Louis Raymond experiments in his own gardens like

a mad scientist, searching out plants that most people have

never seen before & figuring out how to make them perform.- The Boston Globe

…Louis Raymond ensures that trees can grow in Brooklyn…

or just about any other place where concrete consumes

the dirt and skyscrapers shield the sunshine.- USA Today


NEW Trips to Take!

Myrtle's easy when the conditions are right.


NEW Plants to Try!

Louis tries to capture the exact words to describe the fleeting but deep pleasures to be found in these Summer-into-Autumn incredibles.


New Gardening to Do!

Allergic to bees? You can still have an exciting garden, full of flowers and color and wildlife.


Plant Profiles

Today in the Garden of a Lifetime: 'Survivor' Camellia after Hurricane Sandy



Hurricanes are normal for New England, even if they're not frequent.  Every few years, there's another.  Every decade or two, it's a whopper.  A great garden needs many years to develop and then, ideally, lasts many years thereafter in maturity, acquiring additional plants, gardens, and realizations all the while.  No garden in New England will have the time to mature—and then the decades of maturity during which it celebrates maturity—unless it is strategized from the start to survive hurricane after hurricane, whoppers as well as wimps.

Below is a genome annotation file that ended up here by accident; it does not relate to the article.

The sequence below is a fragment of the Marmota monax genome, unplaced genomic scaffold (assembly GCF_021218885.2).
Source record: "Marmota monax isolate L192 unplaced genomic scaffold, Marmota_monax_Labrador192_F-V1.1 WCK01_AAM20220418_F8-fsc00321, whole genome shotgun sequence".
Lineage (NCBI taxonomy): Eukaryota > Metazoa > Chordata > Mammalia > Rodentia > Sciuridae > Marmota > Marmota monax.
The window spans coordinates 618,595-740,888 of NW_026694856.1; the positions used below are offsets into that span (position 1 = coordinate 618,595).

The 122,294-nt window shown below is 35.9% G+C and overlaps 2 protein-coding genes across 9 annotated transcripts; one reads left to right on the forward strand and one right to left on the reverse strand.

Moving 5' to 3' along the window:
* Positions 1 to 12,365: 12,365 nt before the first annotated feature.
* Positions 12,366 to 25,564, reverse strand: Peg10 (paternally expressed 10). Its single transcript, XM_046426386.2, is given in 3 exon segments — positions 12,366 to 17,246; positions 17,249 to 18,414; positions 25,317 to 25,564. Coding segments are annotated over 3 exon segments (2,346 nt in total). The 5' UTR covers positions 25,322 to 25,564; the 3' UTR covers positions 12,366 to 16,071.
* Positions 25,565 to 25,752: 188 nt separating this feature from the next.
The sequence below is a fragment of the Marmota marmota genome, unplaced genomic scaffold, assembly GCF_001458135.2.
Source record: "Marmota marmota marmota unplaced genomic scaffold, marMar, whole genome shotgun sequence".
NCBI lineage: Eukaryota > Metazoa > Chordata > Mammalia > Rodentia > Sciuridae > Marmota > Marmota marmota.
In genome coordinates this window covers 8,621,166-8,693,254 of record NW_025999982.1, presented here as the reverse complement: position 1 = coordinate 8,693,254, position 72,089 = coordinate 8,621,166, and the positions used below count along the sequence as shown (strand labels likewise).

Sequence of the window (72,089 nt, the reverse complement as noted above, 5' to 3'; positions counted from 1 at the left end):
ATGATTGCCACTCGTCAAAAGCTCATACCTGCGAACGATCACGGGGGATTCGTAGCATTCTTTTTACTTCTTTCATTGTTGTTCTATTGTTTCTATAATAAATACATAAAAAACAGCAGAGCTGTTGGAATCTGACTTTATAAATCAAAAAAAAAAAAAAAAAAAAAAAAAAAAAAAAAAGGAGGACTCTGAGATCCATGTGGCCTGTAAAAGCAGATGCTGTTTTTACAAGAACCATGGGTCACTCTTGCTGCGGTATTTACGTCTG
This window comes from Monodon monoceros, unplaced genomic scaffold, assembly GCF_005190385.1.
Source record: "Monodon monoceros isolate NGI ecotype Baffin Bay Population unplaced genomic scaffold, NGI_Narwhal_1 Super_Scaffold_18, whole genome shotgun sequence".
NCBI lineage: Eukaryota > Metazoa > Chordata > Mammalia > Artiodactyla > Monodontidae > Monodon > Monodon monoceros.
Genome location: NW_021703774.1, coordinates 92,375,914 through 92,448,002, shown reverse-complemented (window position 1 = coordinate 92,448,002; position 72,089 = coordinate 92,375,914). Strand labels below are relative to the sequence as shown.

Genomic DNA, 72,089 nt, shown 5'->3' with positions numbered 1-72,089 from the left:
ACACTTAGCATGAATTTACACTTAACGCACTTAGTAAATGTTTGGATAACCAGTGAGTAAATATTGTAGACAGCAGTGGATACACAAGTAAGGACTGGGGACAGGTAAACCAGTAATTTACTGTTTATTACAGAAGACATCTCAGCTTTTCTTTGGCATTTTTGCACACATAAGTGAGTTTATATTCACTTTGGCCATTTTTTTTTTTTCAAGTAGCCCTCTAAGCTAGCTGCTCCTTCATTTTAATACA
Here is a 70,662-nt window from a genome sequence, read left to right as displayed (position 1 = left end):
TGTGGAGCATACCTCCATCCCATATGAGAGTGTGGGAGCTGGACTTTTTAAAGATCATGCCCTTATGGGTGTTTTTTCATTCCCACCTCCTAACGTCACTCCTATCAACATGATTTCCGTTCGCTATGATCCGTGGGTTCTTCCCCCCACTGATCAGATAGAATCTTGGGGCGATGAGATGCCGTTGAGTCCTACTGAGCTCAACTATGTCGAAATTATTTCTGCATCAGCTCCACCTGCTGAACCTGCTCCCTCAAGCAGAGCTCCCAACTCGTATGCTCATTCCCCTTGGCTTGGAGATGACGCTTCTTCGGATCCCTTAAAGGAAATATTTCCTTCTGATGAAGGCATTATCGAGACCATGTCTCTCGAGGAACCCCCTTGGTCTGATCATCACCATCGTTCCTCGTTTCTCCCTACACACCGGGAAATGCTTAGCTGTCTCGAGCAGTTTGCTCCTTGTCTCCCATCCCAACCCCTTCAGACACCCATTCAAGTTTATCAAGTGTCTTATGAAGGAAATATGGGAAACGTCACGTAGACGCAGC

Hurricane Sandy was only middling this far from its central swathe of intensity, New York City to Philadelphia.  But the damage to these gardens was modest as much because, in late October, they are largely invulnerable.  There are few full-sized trees, nearly all the containers are stowed in the greenhouse already, and all the annuals are done for the season anyway.  By landfall, it was only the in-ground portion of the gardens—the plants that are truly rooted in place, and have been so for years—that needed to face the blast.


I already knew that 'Survivor' camellia can handle Winters that are, for a camellia, unusually severe.  I had no idea how well its flowers handle hurricanes.  As long as they were lower down on the bush, which is protected on two sides by old box hedging, flowers that were fully open the day Sandy arrived survived through the night and into the morning, when I took these pictures.


Bees were quick to emerge from shelter the next morning, too, collecting nectar even through a light rain.




The very top of the bush is higher than the hedge, so is completely exposed.  And yet not just the foliage remained, but also the buds. 




Hours of winds to seventy miles an hour may only be modest torment if you're used to hurricanes farther south, with winds of over one hundred.  But still, winds of seventy sting.  And yet there's not a leaf missing, not even a petal out of place on this half-opened bud.


'Survivor', indeed. 


Here's how to grow Camellia x 'Survivor'.


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